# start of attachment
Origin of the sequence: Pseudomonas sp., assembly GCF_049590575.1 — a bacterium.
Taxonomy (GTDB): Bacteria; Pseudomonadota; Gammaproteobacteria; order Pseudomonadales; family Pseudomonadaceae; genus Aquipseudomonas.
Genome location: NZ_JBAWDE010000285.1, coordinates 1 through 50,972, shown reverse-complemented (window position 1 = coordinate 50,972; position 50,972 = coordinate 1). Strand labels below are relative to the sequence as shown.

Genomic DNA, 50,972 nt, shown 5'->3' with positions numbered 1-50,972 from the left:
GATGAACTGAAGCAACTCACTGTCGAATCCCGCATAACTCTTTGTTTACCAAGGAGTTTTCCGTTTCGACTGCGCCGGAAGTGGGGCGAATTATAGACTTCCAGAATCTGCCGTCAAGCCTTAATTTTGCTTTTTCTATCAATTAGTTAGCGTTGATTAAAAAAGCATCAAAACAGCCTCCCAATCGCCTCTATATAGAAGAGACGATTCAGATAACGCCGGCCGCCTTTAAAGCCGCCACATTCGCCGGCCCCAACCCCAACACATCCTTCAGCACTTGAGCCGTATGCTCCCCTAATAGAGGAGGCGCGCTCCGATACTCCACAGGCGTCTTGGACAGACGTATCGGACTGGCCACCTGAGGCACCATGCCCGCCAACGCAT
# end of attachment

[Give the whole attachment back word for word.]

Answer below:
Origin of the sequence: Pseudomonas sp., assembly GCF_049590575.1 — a bacterium.
Taxonomy (GTDB): Bacteria; Pseudomonadota; Gammaproteobacteria; order Pseudomonadales; family Pseudomonadaceae; genus Aquipseudomonas.
Genome location: NZ_JBAWDE010000285.1, coordinates 1 through 50,972, shown reverse-complemented (window position 1 = coordinate 50,972; position 50,972 = coordinate 1). Strand labels below are relative to the sequence as shown.

Genomic DNA, 50,972 nt, shown 5'->3' with positions numbered 1-50,972 from the left:
GATGAACTGAAGCAACTCACTGTCGAATCCCGCATAACTCTTTGTTTACCAAGGAGTTTTCCGTTTCGACTGCGCCGGAAGTGGGGCGAATTATAGACTTCCAGAATCTGCCGTCAAGCCTTAATTTTGCTTTTTCTATCAATTAGTTAGCGTTGATTAAAAAAGCATCAAAACAGCCTCCCAATCGCCTCTATATAGAAGAGACGATTCAGATAACGCCGGCCGCCTTTAAAGCCGCCACATTCGCCGGCCCCAACCCCAACACATCCTTCAGCACTTGAGCCGTATGCTCCCCTAATAGAGGAGGCGCGCTCCGATACTCCACAGGCGTCTTGGACAGACGTATCGGACTGGCCACCTGAGGCACCATGCCCGCCAACGCAT